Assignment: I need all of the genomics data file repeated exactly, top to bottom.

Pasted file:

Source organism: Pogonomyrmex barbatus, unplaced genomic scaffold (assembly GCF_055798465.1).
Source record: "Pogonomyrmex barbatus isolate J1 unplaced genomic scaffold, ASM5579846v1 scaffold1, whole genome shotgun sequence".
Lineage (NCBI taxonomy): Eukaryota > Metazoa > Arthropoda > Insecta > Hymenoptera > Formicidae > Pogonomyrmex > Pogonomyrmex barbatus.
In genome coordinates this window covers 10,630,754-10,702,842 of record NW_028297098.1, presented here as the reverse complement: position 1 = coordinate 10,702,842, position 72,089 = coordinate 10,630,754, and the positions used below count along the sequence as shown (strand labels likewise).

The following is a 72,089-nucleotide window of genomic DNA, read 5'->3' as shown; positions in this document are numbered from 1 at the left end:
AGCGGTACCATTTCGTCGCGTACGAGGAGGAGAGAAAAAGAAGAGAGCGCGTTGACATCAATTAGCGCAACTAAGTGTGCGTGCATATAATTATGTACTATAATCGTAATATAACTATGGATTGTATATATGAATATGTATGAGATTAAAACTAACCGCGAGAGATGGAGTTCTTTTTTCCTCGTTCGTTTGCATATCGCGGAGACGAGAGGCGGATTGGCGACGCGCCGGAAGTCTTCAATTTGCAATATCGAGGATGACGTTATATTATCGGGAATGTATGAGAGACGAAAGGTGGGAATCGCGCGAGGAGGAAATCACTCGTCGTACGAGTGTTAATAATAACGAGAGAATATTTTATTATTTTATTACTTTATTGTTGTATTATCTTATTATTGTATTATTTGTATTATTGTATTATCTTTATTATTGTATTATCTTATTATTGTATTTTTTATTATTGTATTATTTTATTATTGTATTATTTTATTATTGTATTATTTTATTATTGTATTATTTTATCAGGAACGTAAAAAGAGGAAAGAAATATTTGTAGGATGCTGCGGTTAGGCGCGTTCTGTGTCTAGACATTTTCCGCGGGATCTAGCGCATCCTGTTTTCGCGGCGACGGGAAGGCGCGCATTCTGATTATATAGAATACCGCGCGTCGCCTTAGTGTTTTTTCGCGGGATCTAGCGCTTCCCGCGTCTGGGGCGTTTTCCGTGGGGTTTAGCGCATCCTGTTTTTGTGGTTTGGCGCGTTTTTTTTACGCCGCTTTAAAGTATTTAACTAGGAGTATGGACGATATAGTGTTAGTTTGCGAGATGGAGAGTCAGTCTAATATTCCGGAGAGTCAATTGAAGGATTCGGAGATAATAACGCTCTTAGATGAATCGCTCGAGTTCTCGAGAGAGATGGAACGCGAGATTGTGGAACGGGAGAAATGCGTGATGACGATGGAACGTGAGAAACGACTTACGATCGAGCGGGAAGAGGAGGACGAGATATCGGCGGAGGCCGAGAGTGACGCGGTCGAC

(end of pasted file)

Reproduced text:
Source organism: Pogonomyrmex barbatus, unplaced genomic scaffold (assembly GCF_055798465.1).
Source record: "Pogonomyrmex barbatus isolate J1 unplaced genomic scaffold, ASM5579846v1 scaffold1, whole genome shotgun sequence".
Lineage (NCBI taxonomy): Eukaryota > Metazoa > Arthropoda > Insecta > Hymenoptera > Formicidae > Pogonomyrmex > Pogonomyrmex barbatus.
In genome coordinates this window covers 10,630,754-10,702,842 of record NW_028297098.1, presented here as the reverse complement: position 1 = coordinate 10,702,842, position 72,089 = coordinate 10,630,754, and the positions used below count along the sequence as shown (strand labels likewise).

The following is a 72,089-nucleotide window of genomic DNA, read 5'->3' as shown; positions in this document are numbered from 1 at the left end:
AGCGGTACCATTTCGTCGCGTACGAGGAGGAGAGAAAAAGAAGAGAGCGCGTTGACATCAATTAGCGCAACTAAGTGTGCGTGCATATAATTATGTACTATAATCGTAATATAACTATGGATTGTATATATGAATATGTATGAGATTAAAACTAACCGCGAGAGATGGAGTTCTTTTTTCCTCGTTCGTTTGCATATCGCGGAGACGAGAGGCGGATTGGCGACGCGCCGGAAGTCTTCAATTTGCAATATCGAGGATGACGTTATATTATCGGGAATGTATGAGAGACGAAAGGTGGGAATCGCGCGAGGAGGAAATCACTCGTCGTACGAGTGTTAATAATAACGAGAGAATATTTTATTATTTTATTACTTTATTGTTGTATTATCTTATTATTGTATTATTTGTATTATTGTATTATCTTTATTATTGTATTATCTTATTATTGTATTTTTTATTATTGTATTATTTTATTATTGTATTATTTTATTATTGTATTATTTTATTATTGTATTATTTTATCAGGAACGTAAAAAGAGGAAAGAAATATTTGTAGGATGCTGCGGTTAGGCGCGTTCTGTGTCTAGACATTTTCCGCGGGATCTAGCGCATCCTGTTTTCGCGGCGACGGGAAGGCGCGCATTCTGATTATATAGAATACCGCGCGTCGCCTTAGTGTTTTTTCGCGGGATCTAGCGCTTCCCGCGTCTGGGGCGTTTTCCGTGGGGTTTAGCGCATCCTGTTTTTGTGGTTTGGCGCGTTTTTTTTACGCCGCTTTAAAGTATTTAACTAGGAGTATGGACGATATAGTGTTAGTTTGCGAGATGGAGAGTCAGTCTAATATTCCGGAGAGTCAATTGAAGGATTCGGAGATAATAACGCTCTTAGATGAATCGCTCGAGTTCTCGAGAGAGATGGAACGCGAGATTGTGGAACGGGAGAAATGCGTGATGACGATGGAACGTGAGAAACGACTTACGATCGAGCGGGAAGAGGAGGACGAGATATCGGCGGAGGCCGAGAGTGACGCGGTCGAC